By Leigh Critchley
Executive Director, Strategic Education Alliances
Most of us in Arizona are aware that we have a teacher shortage in our state. I was aware of the issue, but it didn’t really hit home until last year when I attended a number of meetings with charter school administrators and representatives from the Grand Canyon University College of Education.
The meetings all followed a similar pattern. The school leader would highlight the unique qualities of their school and then express an interest in hosting GCU students for their practicum and student teaching experiences. They believed that once students had experience in their school, they would be more inclined to work there after graduation.
It turned out that there was a catch. Education students need to work with an experienced, certified teacher. The charter schools we met with only had a few certified teachers, if any, on their staff.
In one of the meetings I asked how many of our students were ready for student teaching. The answer was approximately 120. This is when the shortage hit home. I had recently been in a meeting where one of my co-workers said that there were over 800 open teaching positions in the state – and that was in December.
I can’t verify that number, but I think we can safely say there a significant number of openings. More than 120. How could we help charter schools when there weren’t enough students moving into student teaching that could fill the current openings?
Then it hit me. We have a lot of students graduating in fields such as science, psychology, history or English who will need jobs in the fall. Most of them aren’t aware that there may be opportunities in the field of education even if they have a degree in another field. And, a very large number would tell you that they love working with kids.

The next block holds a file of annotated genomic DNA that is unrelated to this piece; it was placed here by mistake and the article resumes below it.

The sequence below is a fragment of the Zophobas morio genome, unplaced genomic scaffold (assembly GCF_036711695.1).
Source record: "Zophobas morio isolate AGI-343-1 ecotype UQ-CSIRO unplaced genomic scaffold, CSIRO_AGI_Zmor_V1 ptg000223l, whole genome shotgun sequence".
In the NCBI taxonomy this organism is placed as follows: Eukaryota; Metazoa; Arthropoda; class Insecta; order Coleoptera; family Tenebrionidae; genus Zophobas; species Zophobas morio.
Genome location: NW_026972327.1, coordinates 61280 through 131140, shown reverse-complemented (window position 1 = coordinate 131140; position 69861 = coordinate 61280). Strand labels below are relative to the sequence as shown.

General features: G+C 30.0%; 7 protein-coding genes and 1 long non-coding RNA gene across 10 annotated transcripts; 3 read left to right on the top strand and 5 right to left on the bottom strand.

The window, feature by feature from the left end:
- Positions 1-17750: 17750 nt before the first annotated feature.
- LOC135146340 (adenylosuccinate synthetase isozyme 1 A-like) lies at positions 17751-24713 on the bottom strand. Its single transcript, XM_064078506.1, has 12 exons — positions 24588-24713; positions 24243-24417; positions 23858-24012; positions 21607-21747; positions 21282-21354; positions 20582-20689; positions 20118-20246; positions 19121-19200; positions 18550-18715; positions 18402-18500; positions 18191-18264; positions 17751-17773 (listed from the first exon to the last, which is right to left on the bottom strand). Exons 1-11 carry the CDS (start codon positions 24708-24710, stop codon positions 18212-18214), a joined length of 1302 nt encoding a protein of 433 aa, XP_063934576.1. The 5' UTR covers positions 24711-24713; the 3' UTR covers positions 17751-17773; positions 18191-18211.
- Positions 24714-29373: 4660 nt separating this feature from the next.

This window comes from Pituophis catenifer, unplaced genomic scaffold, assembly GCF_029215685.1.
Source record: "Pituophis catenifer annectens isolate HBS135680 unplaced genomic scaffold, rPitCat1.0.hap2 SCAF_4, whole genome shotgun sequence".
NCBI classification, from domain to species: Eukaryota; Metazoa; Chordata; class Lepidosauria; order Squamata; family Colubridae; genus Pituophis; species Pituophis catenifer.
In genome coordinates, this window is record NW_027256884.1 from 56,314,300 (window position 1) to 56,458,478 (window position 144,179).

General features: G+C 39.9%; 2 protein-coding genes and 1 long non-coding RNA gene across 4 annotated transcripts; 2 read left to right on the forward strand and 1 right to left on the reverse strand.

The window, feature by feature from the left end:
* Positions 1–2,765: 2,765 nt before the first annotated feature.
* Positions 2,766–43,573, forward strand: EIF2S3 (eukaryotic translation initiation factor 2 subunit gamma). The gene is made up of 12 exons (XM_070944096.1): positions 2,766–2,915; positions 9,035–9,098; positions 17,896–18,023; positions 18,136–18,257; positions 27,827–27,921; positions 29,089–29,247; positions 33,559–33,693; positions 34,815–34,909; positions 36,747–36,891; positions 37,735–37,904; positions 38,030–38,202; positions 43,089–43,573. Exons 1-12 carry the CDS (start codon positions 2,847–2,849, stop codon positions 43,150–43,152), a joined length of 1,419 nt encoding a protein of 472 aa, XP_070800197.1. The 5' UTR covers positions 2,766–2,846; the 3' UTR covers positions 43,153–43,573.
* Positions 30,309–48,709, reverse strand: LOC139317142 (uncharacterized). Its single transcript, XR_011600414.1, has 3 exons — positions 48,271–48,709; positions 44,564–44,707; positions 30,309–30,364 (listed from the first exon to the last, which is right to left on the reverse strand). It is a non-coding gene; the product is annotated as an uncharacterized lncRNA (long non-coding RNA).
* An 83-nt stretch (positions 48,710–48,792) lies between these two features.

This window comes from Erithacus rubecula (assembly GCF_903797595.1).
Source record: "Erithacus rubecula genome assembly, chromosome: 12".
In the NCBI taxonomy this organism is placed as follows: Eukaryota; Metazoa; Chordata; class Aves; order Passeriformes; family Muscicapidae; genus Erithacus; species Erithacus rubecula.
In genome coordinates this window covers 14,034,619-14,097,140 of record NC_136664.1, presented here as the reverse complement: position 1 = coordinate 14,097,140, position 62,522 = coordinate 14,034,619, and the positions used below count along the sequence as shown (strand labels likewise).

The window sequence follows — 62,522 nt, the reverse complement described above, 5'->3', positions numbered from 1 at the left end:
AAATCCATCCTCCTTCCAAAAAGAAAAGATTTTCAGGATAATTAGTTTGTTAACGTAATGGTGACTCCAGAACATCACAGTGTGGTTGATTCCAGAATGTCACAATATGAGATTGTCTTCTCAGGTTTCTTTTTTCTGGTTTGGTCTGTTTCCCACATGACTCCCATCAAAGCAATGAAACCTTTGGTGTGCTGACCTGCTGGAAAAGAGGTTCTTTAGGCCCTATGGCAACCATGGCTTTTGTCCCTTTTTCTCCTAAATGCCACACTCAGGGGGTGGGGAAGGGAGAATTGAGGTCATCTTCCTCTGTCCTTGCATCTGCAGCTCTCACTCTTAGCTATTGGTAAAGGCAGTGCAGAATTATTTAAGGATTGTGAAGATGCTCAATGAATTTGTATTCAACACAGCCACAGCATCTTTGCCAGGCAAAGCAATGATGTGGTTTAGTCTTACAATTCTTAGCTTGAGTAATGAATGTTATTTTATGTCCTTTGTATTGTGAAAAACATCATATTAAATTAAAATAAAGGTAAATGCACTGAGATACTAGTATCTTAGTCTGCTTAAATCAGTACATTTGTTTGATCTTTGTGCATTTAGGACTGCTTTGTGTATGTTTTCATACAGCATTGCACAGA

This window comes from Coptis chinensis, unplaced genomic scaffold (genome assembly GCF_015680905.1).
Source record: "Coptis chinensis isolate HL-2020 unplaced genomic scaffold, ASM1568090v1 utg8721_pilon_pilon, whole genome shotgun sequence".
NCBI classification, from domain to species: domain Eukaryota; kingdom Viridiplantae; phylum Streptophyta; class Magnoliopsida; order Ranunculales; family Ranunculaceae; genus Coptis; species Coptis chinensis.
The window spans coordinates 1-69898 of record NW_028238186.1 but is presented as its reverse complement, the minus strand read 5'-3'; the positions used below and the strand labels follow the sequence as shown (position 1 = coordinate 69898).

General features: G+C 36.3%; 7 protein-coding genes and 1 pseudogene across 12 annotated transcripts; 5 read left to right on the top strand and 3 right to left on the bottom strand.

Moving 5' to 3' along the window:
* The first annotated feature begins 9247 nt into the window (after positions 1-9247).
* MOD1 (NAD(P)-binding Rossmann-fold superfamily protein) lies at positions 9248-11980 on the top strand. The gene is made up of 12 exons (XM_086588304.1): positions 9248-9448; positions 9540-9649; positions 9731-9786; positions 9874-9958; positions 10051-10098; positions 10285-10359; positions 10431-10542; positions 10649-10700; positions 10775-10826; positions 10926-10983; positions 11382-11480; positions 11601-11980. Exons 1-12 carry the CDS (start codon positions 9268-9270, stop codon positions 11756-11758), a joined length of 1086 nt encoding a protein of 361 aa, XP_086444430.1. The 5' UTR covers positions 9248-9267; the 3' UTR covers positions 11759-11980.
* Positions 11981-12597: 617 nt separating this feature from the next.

GCU is community-minded. We have hundreds of students involved in community outreach tutoring in neighborhood schools. Others are regularly working with kids on Saturdays in the Learning Lounge and a local neighborhood park. We have a huge pool of potentially great teachers.
This year, GCU launched the Explore Teaching Initiative designed to provide opportunities for students who haven’t considered teaching to spend time in local schools. Public, charter and private Christian schools were all equally excited about the opportunity to host GCU students in their schools.
We are actively marketing this opportunity to our students through information sessions. Students will have the opportunity to spend a few hours in a school where they can see a variety of classes and activities. They will also volunteer in schools where they can have a more in-depth experience. There will also be teacher recruitment fairs specifically for this population of students.
This has potential to help many of our students find their purpose while at the same time providing a much-needed pool of teachers to our local schools.
Grand Canyon University is committed to helping students find their purpose and supporting the community. To learn more, visit our website or contact us using the Request More Information button on this page.
Leigh Critchley joined Grand Canyon University in May 2009. As executive director in the Strategic Educational Alliances group, Leigh oversees the Canyon Educational Participant (CEP) program that provides opportunities and benefits to organizations and charter schools. During Leigh’s tenure at GCU, she started the Non-Degree Studies Department and launched the dual enrollment program. Leigh also participated in the development of the STEM Scholars program, which received White House recognition for providing underserved high school students with tuition-free college courses that lead to degrees in STEM fields. Before joining GCU, Leigh held director positions at the University of Phoenix and Gateway, and started an international division of a technical training company in London. Leigh earned a Bachelor of Arts in Political Science from the University of Toronto and a Master of Education in Adult Education Distance Learning from the University of Phoenix. Leigh has a passion for travel and enjoys hiking both near and far.
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